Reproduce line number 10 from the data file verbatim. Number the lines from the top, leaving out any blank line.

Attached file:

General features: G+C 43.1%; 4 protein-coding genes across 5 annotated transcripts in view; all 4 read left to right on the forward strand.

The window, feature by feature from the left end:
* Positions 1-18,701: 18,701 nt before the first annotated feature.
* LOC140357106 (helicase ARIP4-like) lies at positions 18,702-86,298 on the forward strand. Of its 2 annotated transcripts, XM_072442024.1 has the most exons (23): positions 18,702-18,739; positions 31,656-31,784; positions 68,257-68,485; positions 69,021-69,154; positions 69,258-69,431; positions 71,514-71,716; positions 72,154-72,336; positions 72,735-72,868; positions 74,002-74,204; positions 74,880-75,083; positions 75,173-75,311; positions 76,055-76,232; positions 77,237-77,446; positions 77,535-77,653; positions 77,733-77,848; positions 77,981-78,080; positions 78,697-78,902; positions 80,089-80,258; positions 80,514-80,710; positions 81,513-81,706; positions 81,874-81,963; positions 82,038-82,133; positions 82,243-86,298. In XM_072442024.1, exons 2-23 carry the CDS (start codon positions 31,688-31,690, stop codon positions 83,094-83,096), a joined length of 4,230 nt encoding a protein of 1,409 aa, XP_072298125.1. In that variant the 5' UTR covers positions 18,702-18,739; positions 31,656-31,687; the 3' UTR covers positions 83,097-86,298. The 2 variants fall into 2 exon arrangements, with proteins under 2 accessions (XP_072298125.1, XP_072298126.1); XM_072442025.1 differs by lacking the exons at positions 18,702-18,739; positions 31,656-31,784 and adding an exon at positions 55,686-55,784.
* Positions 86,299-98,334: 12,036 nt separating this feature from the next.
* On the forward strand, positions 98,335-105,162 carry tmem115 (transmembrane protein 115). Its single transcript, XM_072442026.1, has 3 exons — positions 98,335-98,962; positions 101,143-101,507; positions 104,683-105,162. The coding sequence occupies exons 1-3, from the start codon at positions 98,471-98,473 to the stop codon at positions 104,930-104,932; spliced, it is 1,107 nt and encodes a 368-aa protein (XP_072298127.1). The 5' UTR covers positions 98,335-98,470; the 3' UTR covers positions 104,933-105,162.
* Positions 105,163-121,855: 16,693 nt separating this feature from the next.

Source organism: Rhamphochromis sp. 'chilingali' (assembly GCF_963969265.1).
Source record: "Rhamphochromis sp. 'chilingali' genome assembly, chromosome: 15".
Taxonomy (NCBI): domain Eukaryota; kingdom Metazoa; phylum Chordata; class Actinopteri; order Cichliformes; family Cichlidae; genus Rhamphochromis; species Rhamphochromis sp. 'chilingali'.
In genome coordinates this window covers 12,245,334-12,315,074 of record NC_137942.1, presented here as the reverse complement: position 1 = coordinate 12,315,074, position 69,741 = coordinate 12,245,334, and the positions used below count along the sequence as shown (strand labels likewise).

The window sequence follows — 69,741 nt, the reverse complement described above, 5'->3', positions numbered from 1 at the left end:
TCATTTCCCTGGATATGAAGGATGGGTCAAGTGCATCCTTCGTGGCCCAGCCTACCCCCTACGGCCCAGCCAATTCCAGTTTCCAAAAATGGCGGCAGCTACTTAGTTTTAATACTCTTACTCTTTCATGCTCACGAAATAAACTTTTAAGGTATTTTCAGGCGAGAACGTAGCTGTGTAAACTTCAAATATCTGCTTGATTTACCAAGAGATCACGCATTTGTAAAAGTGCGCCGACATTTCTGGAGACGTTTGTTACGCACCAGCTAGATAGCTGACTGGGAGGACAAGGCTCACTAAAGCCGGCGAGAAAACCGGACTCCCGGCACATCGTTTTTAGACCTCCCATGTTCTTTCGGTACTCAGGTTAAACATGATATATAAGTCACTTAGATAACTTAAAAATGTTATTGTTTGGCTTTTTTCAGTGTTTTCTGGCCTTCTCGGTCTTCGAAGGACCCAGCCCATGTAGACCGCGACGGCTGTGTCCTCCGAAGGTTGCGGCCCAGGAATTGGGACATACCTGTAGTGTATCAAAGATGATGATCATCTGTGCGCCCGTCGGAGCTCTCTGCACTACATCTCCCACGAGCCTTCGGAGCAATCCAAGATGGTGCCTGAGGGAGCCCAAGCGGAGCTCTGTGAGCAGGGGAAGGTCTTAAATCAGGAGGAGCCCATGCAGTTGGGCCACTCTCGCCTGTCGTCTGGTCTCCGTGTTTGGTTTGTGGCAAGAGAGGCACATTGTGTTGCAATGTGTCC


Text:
Taxonomy (NCBI): domain Eukaryota; kingdom Metazoa; phylum Chordata; class Actinopteri; order Cichliformes; family Cichlidae; genus Rhamphochromis; species Rhamphochromis sp. 'chilingali'.